All is fair in love and war, but not in Hollywood it seems. Shamed actress Kristen Stewart has reportedly been booted out of the sequel to her recent success, Snow White and the Huntsman, in the aftermath of having been caught kissing its married director. But that same married director is apparently still in the running to take charge of the production.
The outrage among Twilight fans and celeb stalkers alike after photos emerged of the actor in a clinch with father-of-two Rupert Sanders has been immense. Hearts have been broken by her split from vampiric co-star Robert Pattinson – and not just those of the players involved in this unfortunate liaison.
But with the sound of tweenage teeth-gnashing comes the threat of a box-office slump, an absolute disaster in Hollywood terms. So Stewart is cast out – although the studio denies these reports – while her ex does the interview circuits and promotes his latest release, and her partner in crime, Sanders, issues an apology to his wife and continues to direct big-budget numbers. What an age-old scenario: blame the harlot, ditch her and carry on as you were.
I don't argue that Stewart did nothing wrong, but so did Rupert Sanders – perhaps even more wrong, given that he was married and she was not – and the reaction to what is essentially a private matter has apparently brought some rather tired double standards into the public forum.
The issue here is not fidelity so much as sexuality. Stewart made her name playing Twilight's ingénue, Bella Swan; her virtue has been, to some extent, her calling card. Hers was no "Is she, isn't she?" Britney Spears' virginity speculation scenario – Stewart is about as grumpily normal as Hollywood heartthrobs come – but her behaviour has clearly scandalised the establishment.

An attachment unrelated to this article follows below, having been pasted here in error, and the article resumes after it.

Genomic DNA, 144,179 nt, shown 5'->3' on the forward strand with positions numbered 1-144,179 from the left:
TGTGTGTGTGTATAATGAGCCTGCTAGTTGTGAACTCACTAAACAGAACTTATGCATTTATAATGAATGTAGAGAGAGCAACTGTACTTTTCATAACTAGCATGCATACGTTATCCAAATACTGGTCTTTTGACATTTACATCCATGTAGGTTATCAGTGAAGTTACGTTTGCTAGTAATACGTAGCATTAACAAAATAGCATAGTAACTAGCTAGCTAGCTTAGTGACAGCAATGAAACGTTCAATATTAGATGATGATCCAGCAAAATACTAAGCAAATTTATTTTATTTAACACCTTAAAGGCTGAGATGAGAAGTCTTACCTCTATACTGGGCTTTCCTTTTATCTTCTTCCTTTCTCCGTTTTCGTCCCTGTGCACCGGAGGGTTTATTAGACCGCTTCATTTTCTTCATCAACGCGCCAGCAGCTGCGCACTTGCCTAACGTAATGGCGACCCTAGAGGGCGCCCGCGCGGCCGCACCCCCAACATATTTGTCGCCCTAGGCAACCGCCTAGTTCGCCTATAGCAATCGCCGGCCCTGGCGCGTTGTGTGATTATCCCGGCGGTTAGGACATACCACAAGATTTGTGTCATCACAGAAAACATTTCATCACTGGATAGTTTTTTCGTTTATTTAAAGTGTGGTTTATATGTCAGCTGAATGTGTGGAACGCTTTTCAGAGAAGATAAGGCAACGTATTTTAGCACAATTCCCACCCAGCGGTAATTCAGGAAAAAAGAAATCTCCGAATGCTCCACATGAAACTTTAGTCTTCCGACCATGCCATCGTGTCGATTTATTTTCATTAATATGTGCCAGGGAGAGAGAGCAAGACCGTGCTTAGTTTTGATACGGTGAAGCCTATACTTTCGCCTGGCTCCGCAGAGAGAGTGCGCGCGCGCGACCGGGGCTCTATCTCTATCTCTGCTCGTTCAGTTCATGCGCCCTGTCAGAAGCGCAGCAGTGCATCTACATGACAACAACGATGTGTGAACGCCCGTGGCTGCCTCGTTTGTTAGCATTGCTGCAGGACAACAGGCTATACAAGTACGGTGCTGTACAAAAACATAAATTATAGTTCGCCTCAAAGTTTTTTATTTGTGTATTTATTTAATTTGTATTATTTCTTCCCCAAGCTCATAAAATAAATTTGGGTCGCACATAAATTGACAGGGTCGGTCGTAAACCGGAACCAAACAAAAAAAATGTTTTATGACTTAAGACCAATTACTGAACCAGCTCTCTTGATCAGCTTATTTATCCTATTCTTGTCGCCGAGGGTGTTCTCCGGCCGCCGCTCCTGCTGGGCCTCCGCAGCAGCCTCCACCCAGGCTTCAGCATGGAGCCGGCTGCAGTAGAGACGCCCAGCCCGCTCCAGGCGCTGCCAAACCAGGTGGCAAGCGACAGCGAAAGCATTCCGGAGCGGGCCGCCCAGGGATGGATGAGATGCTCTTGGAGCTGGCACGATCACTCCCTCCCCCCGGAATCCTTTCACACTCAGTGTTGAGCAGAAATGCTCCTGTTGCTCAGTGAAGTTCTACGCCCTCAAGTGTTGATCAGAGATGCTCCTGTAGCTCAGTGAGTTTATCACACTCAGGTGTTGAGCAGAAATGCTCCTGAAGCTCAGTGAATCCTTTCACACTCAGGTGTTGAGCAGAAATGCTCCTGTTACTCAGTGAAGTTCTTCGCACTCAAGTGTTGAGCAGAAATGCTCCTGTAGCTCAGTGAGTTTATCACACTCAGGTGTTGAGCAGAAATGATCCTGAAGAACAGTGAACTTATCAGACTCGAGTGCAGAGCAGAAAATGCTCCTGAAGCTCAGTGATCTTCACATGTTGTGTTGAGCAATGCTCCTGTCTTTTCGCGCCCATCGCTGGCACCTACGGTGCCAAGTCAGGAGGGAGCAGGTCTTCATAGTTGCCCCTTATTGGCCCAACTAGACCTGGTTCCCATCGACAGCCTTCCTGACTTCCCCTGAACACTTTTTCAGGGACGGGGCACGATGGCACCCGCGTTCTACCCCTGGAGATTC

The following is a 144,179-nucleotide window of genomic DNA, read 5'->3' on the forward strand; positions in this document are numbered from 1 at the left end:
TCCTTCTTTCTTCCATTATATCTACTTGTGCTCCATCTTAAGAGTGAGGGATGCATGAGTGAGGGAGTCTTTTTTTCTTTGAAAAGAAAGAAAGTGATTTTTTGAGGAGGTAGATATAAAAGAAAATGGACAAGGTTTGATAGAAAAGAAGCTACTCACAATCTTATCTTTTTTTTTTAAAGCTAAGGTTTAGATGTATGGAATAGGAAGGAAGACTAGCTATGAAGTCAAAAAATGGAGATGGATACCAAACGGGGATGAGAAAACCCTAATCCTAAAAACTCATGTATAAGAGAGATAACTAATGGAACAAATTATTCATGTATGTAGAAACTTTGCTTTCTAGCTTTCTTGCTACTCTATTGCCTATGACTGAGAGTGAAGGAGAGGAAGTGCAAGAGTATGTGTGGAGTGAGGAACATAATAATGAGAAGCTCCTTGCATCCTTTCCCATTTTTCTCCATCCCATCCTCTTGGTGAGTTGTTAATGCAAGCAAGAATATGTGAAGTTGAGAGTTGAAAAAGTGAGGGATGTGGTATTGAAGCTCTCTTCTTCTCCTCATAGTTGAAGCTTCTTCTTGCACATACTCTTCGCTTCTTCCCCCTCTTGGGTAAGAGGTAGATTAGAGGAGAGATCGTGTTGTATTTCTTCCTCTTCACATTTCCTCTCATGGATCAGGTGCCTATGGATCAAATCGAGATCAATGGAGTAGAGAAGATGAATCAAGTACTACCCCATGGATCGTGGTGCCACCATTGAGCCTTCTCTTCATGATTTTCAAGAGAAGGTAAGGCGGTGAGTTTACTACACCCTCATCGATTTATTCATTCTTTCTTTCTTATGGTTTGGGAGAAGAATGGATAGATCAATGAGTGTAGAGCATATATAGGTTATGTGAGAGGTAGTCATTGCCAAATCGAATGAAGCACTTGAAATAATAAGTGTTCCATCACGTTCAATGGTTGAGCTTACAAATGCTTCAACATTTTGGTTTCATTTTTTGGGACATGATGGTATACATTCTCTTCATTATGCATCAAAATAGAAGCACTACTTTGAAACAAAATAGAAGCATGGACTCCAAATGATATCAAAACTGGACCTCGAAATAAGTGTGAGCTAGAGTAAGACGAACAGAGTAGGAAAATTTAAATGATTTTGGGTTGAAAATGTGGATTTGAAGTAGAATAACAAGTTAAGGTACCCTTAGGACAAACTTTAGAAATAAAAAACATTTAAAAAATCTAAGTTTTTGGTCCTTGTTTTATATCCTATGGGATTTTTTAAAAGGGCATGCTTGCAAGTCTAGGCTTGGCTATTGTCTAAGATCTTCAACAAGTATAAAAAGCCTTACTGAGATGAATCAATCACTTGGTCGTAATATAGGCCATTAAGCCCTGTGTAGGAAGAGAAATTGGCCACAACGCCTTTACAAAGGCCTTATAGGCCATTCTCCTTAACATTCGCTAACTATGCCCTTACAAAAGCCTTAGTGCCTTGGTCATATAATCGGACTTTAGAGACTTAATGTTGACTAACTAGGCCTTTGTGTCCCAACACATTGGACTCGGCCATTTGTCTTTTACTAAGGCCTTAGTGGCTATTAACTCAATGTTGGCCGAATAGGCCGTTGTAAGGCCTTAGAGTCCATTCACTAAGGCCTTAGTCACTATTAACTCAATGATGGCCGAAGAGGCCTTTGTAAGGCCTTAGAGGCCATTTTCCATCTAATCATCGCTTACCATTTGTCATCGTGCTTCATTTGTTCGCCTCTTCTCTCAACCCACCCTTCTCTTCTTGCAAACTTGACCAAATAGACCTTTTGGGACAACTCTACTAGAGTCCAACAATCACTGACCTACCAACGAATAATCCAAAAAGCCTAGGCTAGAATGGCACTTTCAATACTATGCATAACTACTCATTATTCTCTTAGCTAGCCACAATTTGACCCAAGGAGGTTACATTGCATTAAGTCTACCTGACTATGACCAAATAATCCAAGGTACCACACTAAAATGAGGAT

It comes on the heels of a similar fall from grace of the once-ubiquitous Disney star Miley Cyrus, who captured the hearts of millions of children as Hannah Montana. When Cyrus grew up, got a boyfriend, wore some ripped tights and last week cut her hair off, she was lambasted. It remains to be seen how many more roles she'll now be offered.
But when 17-year-old Harry Styles of One Direction mouthed a graphic sexual comment on live TV, when he was linked to an older woman, he was cheered. Young women in the public eye are not accorded their rites of passage, their mistakes and errors of judgement: their sexuality is toxic. And everyone else carries on as they were.
Why promote one's failure?
Another year, some more A-levels. I remember when I got mine and they were the most important thing in the world. I called everyone I knew, then I got drunk and told anyone else I could find.
These days, thanks to Twitter, you can tell even more people. But forgive me if I don't get up and celebrate with you. After the fortieth tweet from those who got three Ds or from those announcing they will be trying again next year, bloodied but unbowed, I have to ask: what else is this but a display of your own mediocrity? What do you want, a retweet?
To those who achieved their A*s, well done. But to the others I say, turn your computer off and get swotting.Reuse content